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Dedicated vector control

01 May 2023

LEVERAGING THE design of the BLH motor for precision control, Oriental Motor has introduced the BLH2D driver implementing dedicated vector control for speed tracking and low noise operation for use with the BLH series.

The BLH2D driver offers high speed stability with variable load factor and low noise. It is available for analogue setting, digital setting and RS-485 communication.

The analogue BLH2D driver has an analogue setting with a potentiometer or external DC voltage for setting the speed. Current, I/O and motor feed lines are compatible with the earlier BLH model. The braking and stopping movement can be configured as free-running or, optionally, recuperating mode.

The digital version has the option to set desired driving profiles using the MEXE02 parameterisation software via a PC’s USB port. Functions available include speed, torque limitation, acceleration and deceleration time. To enhance ease-of-use, Oriental Motor has added inputs and outputs and stepless speed control with PWM (pulse width modulation) input. With this model, analogue speed adjustment is still possible.

The third BLH2D version has RS-485 communication and is primarily intended for applications where the status of the drive is to be constantly monitored or the commissioning effort is to be kept low. It can be used to upgrade systems and replace an existing BLH model.

Digital control as vector control

The BLH2D driver regulates the phase currents through vector control in the motor control system. This makes it possible to implement an energy recovery and torque limitation function. Changing the motor drive system from conventional block commutation to sinus commutation results in three-phase variables become a two-dimensional coordinate system which is highly efficient and also enables the motor current to be controlled depending on the rotor position. An interpolation function detects the exact rotor position, using standard Hall sensors to enable the BLH2D driver to operate the motor in all four quadrants for controlled braking.

Key benefits include improved speed regulation during deceleration and improved speed stability during load changes. The BLH2D driver also has a torque limiting function and a load factor display function to monitor the torque generated. The calculated load factor can be displayed and checked using the status monitor function of the MEXE02 parameterisation software. If irregularities are detected, predictive maintenance can be initiated.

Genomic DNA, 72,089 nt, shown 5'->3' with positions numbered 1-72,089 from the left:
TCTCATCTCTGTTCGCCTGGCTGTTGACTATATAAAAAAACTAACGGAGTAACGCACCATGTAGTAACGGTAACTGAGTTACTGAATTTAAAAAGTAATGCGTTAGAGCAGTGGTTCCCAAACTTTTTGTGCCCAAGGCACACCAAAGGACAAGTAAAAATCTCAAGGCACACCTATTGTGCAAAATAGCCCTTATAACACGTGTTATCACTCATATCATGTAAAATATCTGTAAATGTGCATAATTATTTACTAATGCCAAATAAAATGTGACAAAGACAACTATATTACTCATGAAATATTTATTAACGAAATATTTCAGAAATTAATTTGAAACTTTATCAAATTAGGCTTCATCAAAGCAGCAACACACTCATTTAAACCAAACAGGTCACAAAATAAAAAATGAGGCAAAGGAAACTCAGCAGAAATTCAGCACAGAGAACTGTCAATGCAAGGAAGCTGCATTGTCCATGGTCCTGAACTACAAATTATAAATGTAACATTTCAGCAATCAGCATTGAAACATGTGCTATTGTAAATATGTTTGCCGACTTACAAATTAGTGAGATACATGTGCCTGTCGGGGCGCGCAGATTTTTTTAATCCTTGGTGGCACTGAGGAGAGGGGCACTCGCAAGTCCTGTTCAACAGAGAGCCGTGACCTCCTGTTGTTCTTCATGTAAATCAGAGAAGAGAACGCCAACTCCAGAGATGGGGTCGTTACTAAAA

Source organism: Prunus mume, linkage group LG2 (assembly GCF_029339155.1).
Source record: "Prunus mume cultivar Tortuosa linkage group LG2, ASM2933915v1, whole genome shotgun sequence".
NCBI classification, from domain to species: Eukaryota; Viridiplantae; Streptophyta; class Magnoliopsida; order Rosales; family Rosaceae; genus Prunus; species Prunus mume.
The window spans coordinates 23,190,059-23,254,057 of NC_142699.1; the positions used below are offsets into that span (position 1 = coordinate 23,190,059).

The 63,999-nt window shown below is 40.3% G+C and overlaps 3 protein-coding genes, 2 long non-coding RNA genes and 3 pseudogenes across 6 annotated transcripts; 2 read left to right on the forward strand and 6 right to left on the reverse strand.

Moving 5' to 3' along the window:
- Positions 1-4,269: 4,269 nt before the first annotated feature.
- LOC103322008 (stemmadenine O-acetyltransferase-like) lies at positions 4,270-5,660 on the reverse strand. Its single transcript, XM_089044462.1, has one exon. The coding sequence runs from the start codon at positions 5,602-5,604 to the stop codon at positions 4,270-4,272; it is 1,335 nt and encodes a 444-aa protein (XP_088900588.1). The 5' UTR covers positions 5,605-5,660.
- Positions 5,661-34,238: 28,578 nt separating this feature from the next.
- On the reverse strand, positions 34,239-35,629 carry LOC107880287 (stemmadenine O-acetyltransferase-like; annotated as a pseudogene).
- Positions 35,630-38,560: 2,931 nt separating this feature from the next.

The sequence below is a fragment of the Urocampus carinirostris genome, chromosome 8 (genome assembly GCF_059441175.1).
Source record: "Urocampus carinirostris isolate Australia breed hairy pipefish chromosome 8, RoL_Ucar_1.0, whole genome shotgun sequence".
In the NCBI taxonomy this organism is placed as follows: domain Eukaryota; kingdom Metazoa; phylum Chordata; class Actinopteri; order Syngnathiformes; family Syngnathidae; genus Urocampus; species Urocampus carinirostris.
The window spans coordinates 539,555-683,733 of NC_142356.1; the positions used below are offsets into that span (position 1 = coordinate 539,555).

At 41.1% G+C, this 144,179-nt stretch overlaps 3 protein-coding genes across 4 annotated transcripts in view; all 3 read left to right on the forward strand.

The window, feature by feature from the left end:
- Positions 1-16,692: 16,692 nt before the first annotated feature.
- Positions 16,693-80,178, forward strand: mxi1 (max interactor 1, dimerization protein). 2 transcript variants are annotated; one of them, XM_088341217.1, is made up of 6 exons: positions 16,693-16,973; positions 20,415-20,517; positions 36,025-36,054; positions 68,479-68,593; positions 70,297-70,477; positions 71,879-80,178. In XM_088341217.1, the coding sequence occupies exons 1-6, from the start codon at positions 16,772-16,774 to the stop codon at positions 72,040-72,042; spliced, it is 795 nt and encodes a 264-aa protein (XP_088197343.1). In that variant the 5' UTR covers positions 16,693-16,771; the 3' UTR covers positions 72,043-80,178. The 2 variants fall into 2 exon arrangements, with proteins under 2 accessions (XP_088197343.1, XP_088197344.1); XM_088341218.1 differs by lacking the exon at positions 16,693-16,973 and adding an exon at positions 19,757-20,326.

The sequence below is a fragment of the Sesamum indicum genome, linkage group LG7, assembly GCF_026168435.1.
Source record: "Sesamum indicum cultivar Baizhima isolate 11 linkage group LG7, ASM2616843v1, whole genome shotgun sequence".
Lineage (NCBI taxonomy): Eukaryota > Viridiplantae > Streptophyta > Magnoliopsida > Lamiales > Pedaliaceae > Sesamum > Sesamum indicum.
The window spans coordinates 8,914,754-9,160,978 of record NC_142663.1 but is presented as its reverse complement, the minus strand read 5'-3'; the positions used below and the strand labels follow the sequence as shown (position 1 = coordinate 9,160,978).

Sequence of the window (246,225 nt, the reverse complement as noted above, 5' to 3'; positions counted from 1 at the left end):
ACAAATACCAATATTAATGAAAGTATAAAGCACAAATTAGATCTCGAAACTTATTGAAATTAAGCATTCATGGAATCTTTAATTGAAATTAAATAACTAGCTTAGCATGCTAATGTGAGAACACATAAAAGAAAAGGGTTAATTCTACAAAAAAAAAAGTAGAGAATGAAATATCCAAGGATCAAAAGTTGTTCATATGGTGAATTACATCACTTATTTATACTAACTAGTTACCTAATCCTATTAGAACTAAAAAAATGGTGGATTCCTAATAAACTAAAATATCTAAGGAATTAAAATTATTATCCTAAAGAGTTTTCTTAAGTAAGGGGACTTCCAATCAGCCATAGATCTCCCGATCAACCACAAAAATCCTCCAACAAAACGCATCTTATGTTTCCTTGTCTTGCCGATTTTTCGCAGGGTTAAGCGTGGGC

Regenerative energy during braking

To avoid overvoltage, the BLH2D driver uses active feedback voltage suppression control, where regenerative energy is immediately fed back to the motor when needed without it having to be converted into heat via a resistor.

Regenerative power can also be used for charging batteries, feeding energy directly back into the power supply. The hardware design incorporates a FET to interrupt the power supply as needed.

Deceleration process options

Braking can be through using regenerative power without feeding energy back into the power supply, or without, whereby energy is freewheeling and not fed back to the power supply. A third option is to use regenerative power fed back to a power supply, for example a battery.

The first braking method is suitable, for example, for belt drives in conjunction with a switched-mode power supply. Operation with frequent recuperation however, can lead to a sharp increase in motor temperature.

The second deceleration process controls the braking torque so that no regenerative energy is generated and the deceleration process is unregulated. This method does not increase the driver’s internal and is compatible with the original BLH motor and is ideal if no braking torque is to be generated during stopping.

The third selectable deceleration method, is suitable for downward travel of a driverless transport vehicle, for example, maintaining the set speed and using a suitable power supply without increasing the supply or internal voltages.

Inrush current protection

The new BLH2D driver includes a FET in the inrush current suppression circuit. The delay capacitor between gate and source is gradually charged to control the voltage applied to the electrolytic capacitor with a fixed time constant.

Sinus commutation has also reduced noise in the BLH2D driver. It has a smoother current waveform than the original, with reduced rotational and surface vibrations. A tracking analysis of the motor surface vibration showed a significantly lower audible level in 20 Hz to 20 kHz frequency range compared to the earlier generation driver, resulting in lower noise development.

Other notable enhancements for the BLH2D driver include an increase in the limited operating range. For the 30W motor, the torque could be increased by 15%, and by 20% for the 50W motor.